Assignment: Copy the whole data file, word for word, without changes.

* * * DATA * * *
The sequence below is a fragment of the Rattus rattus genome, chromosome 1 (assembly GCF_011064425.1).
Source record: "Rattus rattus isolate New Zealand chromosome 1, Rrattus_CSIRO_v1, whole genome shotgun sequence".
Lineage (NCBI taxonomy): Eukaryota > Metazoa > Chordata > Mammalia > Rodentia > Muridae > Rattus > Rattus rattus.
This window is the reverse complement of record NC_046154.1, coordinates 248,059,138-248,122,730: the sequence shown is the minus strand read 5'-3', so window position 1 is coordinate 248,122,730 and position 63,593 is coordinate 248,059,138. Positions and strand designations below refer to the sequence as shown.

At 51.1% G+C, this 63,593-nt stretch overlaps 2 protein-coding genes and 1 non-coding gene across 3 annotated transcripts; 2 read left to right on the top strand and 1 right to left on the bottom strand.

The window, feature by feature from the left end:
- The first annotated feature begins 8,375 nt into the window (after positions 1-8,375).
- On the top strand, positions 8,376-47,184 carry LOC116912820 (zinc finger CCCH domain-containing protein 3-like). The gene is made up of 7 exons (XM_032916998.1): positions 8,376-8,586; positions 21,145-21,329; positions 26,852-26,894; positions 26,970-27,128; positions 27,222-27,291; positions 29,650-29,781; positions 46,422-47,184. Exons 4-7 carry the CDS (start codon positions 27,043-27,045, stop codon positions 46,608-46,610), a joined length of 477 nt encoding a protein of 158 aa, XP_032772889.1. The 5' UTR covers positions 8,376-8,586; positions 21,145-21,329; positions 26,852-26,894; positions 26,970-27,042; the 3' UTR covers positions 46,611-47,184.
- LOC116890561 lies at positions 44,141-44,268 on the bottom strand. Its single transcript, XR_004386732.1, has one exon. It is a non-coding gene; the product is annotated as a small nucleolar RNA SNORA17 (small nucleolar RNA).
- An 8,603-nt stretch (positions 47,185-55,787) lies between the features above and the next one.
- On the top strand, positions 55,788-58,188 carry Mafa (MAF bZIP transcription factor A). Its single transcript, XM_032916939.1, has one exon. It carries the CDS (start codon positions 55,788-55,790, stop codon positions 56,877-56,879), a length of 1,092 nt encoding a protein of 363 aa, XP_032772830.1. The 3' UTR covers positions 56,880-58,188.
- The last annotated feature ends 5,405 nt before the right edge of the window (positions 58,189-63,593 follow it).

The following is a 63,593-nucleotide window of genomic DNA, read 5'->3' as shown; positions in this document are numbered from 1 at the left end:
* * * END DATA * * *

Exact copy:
The sequence below is a fragment of the Rattus rattus genome, chromosome 1 (assembly GCF_011064425.1).
Source record: "Rattus rattus isolate New Zealand chromosome 1, Rrattus_CSIRO_v1, whole genome shotgun sequence".
Lineage (NCBI taxonomy): Eukaryota > Metazoa > Chordata > Mammalia > Rodentia > Muridae > Rattus > Rattus rattus.
This window is the reverse complement of record NC_046154.1, coordinates 248,059,138-248,122,730: the sequence shown is the minus strand read 5'-3', so window position 1 is coordinate 248,122,730 and position 63,593 is coordinate 248,059,138. Positions and strand designations below refer to the sequence as shown.

At 51.1% G+C, this 63,593-nt stretch overlaps 2 protein-coding genes and 1 non-coding gene across 3 annotated transcripts; 2 read left to right on the top strand and 1 right to left on the bottom strand.

The window, feature by feature from the left end:
- The first annotated feature begins 8,375 nt into the window (after positions 1-8,375).
- On the top strand, positions 8,376-47,184 carry LOC116912820 (zinc finger CCCH domain-containing protein 3-like). The gene is made up of 7 exons (XM_032916998.1): positions 8,376-8,586; positions 21,145-21,329; positions 26,852-26,894; positions 26,970-27,128; positions 27,222-27,291; positions 29,650-29,781; positions 46,422-47,184. Exons 4-7 carry the CDS (start codon positions 27,043-27,045, stop codon positions 46,608-46,610), a joined length of 477 nt encoding a protein of 158 aa, XP_032772889.1. The 5' UTR covers positions 8,376-8,586; positions 21,145-21,329; positions 26,852-26,894; positions 26,970-27,042; the 3' UTR covers positions 46,611-47,184.
- LOC116890561 lies at positions 44,141-44,268 on the bottom strand. Its single transcript, XR_004386732.1, has one exon. It is a non-coding gene; the product is annotated as a small nucleolar RNA SNORA17 (small nucleolar RNA).
- An 8,603-nt stretch (positions 47,185-55,787) lies between the features above and the next one.
- On the top strand, positions 55,788-58,188 carry Mafa (MAF bZIP transcription factor A). Its single transcript, XM_032916939.1, has one exon. It carries the CDS (start codon positions 55,788-55,790, stop codon positions 56,877-56,879), a length of 1,092 nt encoding a protein of 363 aa, XP_032772830.1. The 3' UTR covers positions 56,880-58,188.
- The last annotated feature ends 5,405 nt before the right edge of the window (positions 58,189-63,593 follow it).

The following is a 63,593-nucleotide window of genomic DNA, read 5'->3' as shown; positions in this document are numbered from 1 at the left end: